2) Clergy might note, secondly, the Holy Father’s extensive consideration of the homily and its preparation (nn. 135-159). In the liturgy, the homily should not dominate but lead people, like a mother speaking with her child, to Jesus in the Holy Eucharist. The pastor must be close both to the word of God and to his people. His words should set people on fire (n. 142). The preacher needs to be personal (n. 149), linked with daily life (n. 154) and able to use clear images (n. 157) with simple language (n. 158). His message must always be positive and lead listeners to a personal encounter with Christ.
3) Thirdly, the Holy Father speaks time and again of the Church’s mission as one of preferential love for the poor (nn. 186-216). “Each individual Christian and every community is called to be an instrument of God for the liberation and promotion of the poor, and for enabling them to be fully a part of society.” Indeed, if we, “who are God’s means of hearing the poor, turn deaf ears to this plea, we oppose the Father’s will and his plan” (n. 187).
This planet belongs to everyone, not just a few; the “mere fact that some people are born in places with fewer resources or less development does not justify the fact that they are living with less dignity. It must be reiterated that the more fortunate should renounce some of their rights so as to place their goods more generously at the service of others” (n. 190).
God’s heart “has a special place for the poor, so much so that he himself became poor” (2 Cor. 8:9). The Savior “was born in a manger, in the midst of animals, like children of poor families; he was presented at the Temple along with two turtledoves, the offering made by those who could not afford a lamb; he was raised in a home of ordinary workers and worked with his own hands to earn his bread” (n. 197).
This is why, Pope Francis adds, “I want a Church which is poor and for the poor” (n. 198). He mentions the “homeless, the addicted, refugees, indigenous peoples, the elderly who are increasing isolated and abandoned, . . . migrants . . . victims of various kinds of human trafficking, . . . unborn children,” the latter being the “most defenseless and innocent” of all (nn. 210, 211, and 216).
Evangelii Gaudium is challenging. At times the Holy Father adopts a style of “prophetic denunciation,” reminiscent of liberation theology, although without the undercurrent of Marxist ideology. It is a document to savor and return to, and a stimulus and call to put faith into action. In the Diocese of Portsmouth, as a follow-up from the Year of Faith, we have announced a “Year of Faith in Action” and during this Year we will be establishing our new diocesan agency, Caritas Portsmouth.
This is exactly in line with the Holy Father’s message. Consequently, I wish to urge the clergy and people of our parishes and pastoral areas to study this apostolic exhortation. Ask yourselves: Who are the poor in your neighborhood? What is the meaning of “poverty” in your local context? What strategies of assistance and support for those in need might you individually and communally put in place?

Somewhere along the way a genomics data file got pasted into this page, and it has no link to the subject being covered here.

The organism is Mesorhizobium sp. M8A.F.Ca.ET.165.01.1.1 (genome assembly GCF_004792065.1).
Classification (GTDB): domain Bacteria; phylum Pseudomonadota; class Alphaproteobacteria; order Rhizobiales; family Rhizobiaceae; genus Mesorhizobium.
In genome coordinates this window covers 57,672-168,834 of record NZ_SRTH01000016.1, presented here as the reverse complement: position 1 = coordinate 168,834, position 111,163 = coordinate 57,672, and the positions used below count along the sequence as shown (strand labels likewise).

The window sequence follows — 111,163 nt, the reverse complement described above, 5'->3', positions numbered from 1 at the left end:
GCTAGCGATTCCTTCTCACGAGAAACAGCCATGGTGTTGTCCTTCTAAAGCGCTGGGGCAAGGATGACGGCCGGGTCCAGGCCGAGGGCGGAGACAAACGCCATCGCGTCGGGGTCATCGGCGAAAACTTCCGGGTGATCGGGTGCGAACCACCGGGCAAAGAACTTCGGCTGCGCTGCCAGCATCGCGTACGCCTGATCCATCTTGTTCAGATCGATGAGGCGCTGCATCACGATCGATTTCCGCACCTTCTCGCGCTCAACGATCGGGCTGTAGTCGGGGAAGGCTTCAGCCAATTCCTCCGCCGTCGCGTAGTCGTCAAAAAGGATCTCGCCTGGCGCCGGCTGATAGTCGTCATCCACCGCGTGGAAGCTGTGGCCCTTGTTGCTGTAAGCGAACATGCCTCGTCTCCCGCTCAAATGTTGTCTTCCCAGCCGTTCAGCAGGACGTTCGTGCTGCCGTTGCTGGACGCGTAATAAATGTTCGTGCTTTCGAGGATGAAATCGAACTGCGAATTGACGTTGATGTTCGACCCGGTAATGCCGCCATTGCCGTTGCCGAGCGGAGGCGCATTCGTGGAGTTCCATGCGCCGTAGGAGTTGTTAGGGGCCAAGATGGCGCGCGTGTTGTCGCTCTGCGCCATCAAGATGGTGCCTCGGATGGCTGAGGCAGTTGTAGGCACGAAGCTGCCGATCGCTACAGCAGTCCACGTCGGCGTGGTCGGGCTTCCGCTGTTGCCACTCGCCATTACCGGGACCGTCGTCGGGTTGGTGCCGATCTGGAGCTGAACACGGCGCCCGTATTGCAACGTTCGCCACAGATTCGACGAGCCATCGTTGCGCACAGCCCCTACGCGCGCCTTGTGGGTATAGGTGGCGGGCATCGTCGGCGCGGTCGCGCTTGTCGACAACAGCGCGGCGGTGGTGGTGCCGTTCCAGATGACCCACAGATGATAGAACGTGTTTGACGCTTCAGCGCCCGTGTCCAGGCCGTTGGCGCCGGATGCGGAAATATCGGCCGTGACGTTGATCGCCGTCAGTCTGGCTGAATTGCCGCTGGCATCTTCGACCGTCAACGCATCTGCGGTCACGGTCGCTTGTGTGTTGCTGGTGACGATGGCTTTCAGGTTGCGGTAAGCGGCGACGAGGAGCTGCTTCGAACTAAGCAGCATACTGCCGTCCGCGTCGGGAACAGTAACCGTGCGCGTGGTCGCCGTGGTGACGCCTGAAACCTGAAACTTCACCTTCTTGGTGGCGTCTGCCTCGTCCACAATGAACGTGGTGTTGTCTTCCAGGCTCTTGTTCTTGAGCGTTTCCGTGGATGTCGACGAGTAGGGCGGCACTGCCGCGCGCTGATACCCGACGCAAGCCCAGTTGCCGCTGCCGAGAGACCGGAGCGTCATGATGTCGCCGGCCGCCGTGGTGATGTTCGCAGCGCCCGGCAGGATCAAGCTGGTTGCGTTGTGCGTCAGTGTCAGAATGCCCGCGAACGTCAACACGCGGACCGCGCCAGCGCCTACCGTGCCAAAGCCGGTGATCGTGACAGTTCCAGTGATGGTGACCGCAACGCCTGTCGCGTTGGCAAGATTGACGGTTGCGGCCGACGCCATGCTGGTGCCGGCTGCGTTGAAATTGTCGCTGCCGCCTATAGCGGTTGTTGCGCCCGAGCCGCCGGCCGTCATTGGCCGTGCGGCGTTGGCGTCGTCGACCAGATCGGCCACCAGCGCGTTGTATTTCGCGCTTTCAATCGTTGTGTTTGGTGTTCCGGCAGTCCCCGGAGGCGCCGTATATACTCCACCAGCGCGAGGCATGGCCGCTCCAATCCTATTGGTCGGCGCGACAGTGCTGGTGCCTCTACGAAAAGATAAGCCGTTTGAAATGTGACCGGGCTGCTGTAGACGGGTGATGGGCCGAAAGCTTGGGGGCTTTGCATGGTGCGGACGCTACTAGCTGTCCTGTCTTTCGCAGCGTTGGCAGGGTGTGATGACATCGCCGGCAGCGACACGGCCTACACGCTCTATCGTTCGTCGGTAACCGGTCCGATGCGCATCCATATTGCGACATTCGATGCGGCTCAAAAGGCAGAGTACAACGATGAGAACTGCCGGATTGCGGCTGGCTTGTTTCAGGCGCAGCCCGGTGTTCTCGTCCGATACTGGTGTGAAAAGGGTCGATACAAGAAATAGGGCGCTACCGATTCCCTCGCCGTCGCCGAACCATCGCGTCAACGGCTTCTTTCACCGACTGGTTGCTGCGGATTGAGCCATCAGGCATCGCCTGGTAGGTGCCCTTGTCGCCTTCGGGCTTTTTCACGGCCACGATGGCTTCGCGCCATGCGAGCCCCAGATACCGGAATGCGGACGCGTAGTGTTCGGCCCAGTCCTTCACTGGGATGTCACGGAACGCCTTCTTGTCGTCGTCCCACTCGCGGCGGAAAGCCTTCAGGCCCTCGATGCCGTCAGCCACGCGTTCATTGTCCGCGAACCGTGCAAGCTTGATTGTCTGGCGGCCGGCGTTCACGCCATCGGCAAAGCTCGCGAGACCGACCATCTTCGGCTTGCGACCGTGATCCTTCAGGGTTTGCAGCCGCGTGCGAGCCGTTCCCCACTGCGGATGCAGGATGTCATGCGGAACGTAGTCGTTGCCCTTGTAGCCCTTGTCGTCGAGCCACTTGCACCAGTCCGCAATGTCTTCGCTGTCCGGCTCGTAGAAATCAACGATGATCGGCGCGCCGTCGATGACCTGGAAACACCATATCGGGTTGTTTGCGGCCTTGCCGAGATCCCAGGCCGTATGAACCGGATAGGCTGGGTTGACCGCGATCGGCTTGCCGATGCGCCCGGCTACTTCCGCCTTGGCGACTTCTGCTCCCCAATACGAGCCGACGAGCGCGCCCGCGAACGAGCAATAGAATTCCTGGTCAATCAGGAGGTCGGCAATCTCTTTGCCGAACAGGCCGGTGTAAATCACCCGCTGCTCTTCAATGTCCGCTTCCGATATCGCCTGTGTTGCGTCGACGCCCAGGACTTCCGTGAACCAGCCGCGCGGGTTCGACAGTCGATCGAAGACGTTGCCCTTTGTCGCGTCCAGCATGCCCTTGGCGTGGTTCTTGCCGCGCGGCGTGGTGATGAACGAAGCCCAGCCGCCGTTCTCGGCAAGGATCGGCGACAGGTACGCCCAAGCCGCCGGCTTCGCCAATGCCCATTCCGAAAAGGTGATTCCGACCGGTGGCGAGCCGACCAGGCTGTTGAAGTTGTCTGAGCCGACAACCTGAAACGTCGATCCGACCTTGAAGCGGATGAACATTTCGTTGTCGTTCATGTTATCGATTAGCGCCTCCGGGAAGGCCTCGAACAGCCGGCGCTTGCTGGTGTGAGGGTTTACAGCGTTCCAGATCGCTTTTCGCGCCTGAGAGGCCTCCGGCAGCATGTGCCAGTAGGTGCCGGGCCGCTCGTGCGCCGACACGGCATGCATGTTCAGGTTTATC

But there are three further questions the document raises for our Diocese of Portsmouth, that I would like to ask. First, our parish communities and pastoral areas. The parish, Pope Francis states, is a key locus of new evangelization. Over the coming Year of Faith in Action, I wish to ask you to give some thought as to how our parishes and pastoral areas can be transformed into truly evangelizing communities.
“The parish is . . . the presence of the Church in a given territory, an environment for hearing God’s word, for growth in the Christian life, for dialogue, proclamation, charitable outreach, worship, and celebration. In all its activities the parish encourages and trains its members to be evangelizers. It is a community of communities, a sanctuary where the thirsty come to drink in the midst of their journey, and a center of constant missionary outreach” (n. 28).
As your bishop I ask you: How genuinely mission-oriented is your parish and your pastoral area?

Evangelizing
The Urban Areas

2) Secondly, our cities and urban areas. The Holy Father discusses the challenges of modern urban culture and the city as the particular goal of new evangelization (nn. 71-75). We “need to look at cities with a contemplative gaze, a gaze of faith which sees God dwelling in their homes, in their streets and squares” (n. 71).
For new “cultures are constantly being born in these vast new expanses where Christians are no longer the customary interpreters or generators of meaning. Instead, they themselves take from these cultures new languages, symbols, messages, and paradigms which propose new approaches to life, approaches often in contrast with the Gospel of Jesus” (n. 73).